The new Ashcroft draft proposal, dated Jan. 9 and leaked by the Center for Public Integrity , increases the FBI's ability to monitor domestic Web surfing activities from 30 days to 90 days and authorizes domestic electronic surveillance after Congress approves the use of military attacks or in the wake of a national emergency. Currently, the electronic surveillance provisions of the Patriot Act only kick in after a declaration of war.
The draft also calls for expanded subpoena powers, including allowing the government to obtain a person's credit report without a subpoena, and makes the use of encryption in the employment of a crime a felony punishable by a minimum five-year prison sentence.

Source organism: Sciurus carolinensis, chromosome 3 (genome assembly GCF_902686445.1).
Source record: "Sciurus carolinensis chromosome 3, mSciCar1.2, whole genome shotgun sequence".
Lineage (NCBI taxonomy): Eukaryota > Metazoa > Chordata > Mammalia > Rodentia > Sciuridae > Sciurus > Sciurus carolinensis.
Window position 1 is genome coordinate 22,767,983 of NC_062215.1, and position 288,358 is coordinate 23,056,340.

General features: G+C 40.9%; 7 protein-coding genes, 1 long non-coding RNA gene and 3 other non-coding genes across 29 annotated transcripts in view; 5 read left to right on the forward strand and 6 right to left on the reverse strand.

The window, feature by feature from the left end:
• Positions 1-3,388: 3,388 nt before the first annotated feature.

However, a legislative "control sheet" obtained by the PBS program Now With Bill Moyers indicates that a copy of the draft was sent to Speaker of the House Dennis Hastert and Vice President Dick Cheney on Jan. 10.
Reaction to Ashcroft's draft from privacy groups was swift and sharp.
"We're still reeling from the original USA-Patriot Act's impact of civil liberties and now the government wants more," said Cindy Cohn, legal director of the Electronic Frontier Foundation . "Where is the evidence that the law passed less than two years ago is insufficient? When will Congress draw the line and say 'this much of our civil liberties you've taken under the guise of terrorism -- you may have no more'?"
On its Web site, the Center for Public Integrity said the draft plan gives the "government broad, sweeping new powers to increase domestic intelligence-gathering, surveillance and law enforcement prerogatives, and simultaneously decrease judicial review and public access to information."